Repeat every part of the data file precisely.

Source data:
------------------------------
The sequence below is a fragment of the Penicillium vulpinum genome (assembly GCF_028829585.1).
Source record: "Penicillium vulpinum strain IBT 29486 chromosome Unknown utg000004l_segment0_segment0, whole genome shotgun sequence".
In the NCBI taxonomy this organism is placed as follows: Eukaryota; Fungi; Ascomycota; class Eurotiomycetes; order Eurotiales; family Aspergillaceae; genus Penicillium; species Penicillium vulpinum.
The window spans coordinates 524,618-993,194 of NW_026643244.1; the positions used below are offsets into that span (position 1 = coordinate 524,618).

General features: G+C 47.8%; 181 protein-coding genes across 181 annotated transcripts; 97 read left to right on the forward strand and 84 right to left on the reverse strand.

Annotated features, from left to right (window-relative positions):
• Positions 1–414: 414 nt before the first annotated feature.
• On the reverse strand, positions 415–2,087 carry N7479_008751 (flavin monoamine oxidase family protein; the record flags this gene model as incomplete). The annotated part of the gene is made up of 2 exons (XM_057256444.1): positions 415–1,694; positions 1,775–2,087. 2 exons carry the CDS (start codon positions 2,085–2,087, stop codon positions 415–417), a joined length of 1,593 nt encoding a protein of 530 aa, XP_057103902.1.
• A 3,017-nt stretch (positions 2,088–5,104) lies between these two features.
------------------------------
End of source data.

The sequence below is a fragment of the Penicillium vulpinum genome (assembly GCF_028829585.1).
Source record: "Penicillium vulpinum strain IBT 29486 chromosome Unknown utg000004l_segment0_segment0, whole genome shotgun sequence".
In the NCBI taxonomy this organism is placed as follows: Eukaryota; Fungi; Ascomycota; class Eurotiomycetes; order Eurotiales; family Aspergillaceae; genus Penicillium; species Penicillium vulpinum.
The window spans coordinates 524,618-993,194 of NW_026643244.1; the positions used below are offsets into that span (position 1 = coordinate 524,618).

General features: G+C 47.8%; 181 protein-coding genes across 181 annotated transcripts; 97 read left to right on the forward strand and 84 right to left on the reverse strand.

Annotated features, from left to right (window-relative positions):
• Positions 1–414: 414 nt before the first annotated feature.
• On the reverse strand, positions 415–2,087 carry N7479_008751 (flavin monoamine oxidase family protein; the record flags this gene model as incomplete). The annotated part of the gene is made up of 2 exons (XM_057256444.1): positions 415–1,694; positions 1,775–2,087. 2 exons carry the CDS (start codon positions 2,085–2,087, stop codon positions 415–417), a joined length of 1,593 nt encoding a protein of 530 aa, XP_057103902.1.
• A 3,017-nt stretch (positions 2,088–5,104) lies between these two features.